10 Hidden Details You Never Noticed In Iron Maiden Songs

What did you miss in these numbers from The Beast?

iron maiden

Metallica may be the biggest band in metal, but Iron Maiden has to be among the best.

For just under forty years, the Steve Harris-helmed juggernaut has gone onto be a brand in and of itself, often being one of the first things that comes to mind whenever the pop-culture mainstream thinks of the phrase "heavy metal".

With their roots dating back to the celebrated New Wave of British Heavy Metal, the operatic and theatrical Maiden quickly set the precedent for generations of rock n' roll bands to come, mixing the technical acumen of old-school prog, the charisma of acts like Kiss and Alice Cooper and the hard-hitting attitude of punk.

Transcending their contemporaries massively, the band (with their instantly recognisable mascot, Eddie, never far behind) are giants of the rock realm, with such perfect albums as The Number of the Beast (1982), Powerslave (1984), Seventh Son of a Seventh Son (1988) and, more recently, Brave New World (2000) to their name.

Their back-catalogue is one of the most impressive in all of metal, so of course the classic rockers (as intelligent and culturally clued-in as they always are) found the time to sneak some little in-jokes, references and treats for the hardcore fans into their output.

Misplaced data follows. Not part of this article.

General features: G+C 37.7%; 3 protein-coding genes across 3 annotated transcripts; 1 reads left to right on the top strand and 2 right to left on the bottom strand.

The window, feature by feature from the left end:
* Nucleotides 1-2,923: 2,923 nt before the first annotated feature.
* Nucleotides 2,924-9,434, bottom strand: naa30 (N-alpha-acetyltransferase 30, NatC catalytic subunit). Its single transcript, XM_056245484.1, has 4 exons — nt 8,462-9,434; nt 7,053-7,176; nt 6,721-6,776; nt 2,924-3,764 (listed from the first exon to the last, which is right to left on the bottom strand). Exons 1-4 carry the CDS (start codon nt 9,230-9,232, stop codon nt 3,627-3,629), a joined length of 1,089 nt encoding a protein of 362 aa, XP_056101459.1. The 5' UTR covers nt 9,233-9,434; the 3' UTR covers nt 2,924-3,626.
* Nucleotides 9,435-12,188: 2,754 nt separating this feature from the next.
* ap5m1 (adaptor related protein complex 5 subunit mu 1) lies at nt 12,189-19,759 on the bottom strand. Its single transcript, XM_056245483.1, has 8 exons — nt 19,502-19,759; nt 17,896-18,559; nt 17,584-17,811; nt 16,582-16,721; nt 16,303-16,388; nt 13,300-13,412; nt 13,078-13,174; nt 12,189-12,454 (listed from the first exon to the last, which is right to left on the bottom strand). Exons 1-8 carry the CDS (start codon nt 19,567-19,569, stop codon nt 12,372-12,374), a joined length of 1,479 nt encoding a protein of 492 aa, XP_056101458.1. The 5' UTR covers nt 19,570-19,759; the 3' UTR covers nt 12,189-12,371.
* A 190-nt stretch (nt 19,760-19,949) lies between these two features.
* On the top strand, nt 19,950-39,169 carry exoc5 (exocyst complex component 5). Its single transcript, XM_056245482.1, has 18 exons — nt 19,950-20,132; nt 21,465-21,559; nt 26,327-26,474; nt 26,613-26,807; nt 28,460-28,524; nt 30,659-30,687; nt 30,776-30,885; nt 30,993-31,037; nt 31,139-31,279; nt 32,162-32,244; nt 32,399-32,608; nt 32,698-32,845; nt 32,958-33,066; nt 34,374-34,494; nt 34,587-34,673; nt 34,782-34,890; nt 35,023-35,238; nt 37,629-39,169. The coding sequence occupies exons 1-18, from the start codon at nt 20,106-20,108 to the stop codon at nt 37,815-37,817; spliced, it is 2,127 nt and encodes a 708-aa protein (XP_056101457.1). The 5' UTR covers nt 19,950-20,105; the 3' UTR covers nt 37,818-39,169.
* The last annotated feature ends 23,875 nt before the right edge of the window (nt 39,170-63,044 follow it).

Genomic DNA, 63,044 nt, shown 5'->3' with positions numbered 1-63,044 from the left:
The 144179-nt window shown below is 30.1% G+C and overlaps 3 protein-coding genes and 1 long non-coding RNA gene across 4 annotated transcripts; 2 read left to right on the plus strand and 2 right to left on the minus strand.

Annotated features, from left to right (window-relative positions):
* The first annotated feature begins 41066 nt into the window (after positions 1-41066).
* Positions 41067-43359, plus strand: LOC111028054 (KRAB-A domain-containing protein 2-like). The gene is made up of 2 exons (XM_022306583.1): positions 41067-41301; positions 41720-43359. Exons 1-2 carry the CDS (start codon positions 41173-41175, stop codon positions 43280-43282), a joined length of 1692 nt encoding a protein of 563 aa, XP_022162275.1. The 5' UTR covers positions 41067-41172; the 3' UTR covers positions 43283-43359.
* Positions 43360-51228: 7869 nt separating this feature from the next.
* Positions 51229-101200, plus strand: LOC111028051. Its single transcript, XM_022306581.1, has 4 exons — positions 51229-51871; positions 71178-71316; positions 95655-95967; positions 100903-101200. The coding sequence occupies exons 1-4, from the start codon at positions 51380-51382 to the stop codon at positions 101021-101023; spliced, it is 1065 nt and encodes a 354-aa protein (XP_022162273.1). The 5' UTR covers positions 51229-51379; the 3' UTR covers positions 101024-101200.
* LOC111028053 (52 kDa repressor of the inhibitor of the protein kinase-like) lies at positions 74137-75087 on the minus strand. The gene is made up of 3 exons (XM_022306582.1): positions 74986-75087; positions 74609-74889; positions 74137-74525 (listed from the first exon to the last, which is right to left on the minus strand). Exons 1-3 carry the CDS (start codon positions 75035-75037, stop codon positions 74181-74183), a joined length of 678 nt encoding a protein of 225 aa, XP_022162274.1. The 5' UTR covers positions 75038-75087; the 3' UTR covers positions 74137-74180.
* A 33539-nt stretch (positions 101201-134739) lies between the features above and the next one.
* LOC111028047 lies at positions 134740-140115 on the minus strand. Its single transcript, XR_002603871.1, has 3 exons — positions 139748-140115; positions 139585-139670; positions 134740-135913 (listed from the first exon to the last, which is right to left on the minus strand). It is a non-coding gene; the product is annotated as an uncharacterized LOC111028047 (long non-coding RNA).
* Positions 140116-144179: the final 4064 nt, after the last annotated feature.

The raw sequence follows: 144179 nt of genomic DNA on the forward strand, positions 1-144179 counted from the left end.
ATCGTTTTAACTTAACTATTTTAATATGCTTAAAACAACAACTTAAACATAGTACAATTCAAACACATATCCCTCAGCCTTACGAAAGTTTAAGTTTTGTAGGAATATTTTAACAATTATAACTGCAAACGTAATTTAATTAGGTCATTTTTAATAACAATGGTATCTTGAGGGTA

This is a list of just some of them.

Some of these little details have been hiding in plain sight for up to thirty years, and they can all be found simply by sticking in a Maiden record and paying close attention.

10. "2 Minutes To Midnight"'s Apocalyptic Title

The lead single off of the lauded Powerslave, "2 Minutes to Midnight" is a track that defies its parent album's beloved Egyptian imagery and instead turns it focus to the ever-delightful topic of potential nuclear armageddon.

With its artwork displaying Eddie on horseback pointing to the viewer while in front of a mushroom cloud, this was never exactly a secret. What is slightly more cryptic, however, is the song's anthemic refrain: "Two minutes to midnight / The hands that threaten doom". While some believe the "hands" in this instance are literally those of world leaders, hovering precariously over the nuclear button, the truth is far more interesting.

Instead, this chorus draws from the concept of the Doomsday Clock, which was first invented in 1947 to serve as an analogy for the looming threat of nuclear war. The perceived likelihood of such an event is measured by the Clock in how many "minutes to midnight" there are on it. For example, the Clock was at its furthest from nuclear war in 1991 after the end of the Cold War and the downfall of the USSR, displaying 17 minutes to midnight.

The closest it ever got to midnight was in 1953. After Operation Ivy and the USA and Soviet Union both extensively testing nukes on their own soil, that was the year that saw the Clock advance to, you guessed it... two minutes to midnight. Thus, this is where the title of the song emanates from, with the "hands that threaten doom" literally being the Clock's, as opposed to an actual person's.

For a little bonus titbit, do you want to know how many minutes to midnight there are on the clock as of June 2017?


Yes. Right now, the world is the second closest it has ever gotten to nuclear war in all of history, apparently.

Have fun with that.

In this post: 
Iron Maiden
First Posted On: 

I write for Metal Hammer, Prog and WhatCulture. I don’t have Facebook or Twitter, so you’ll just have to call me a stupid cuck to my face.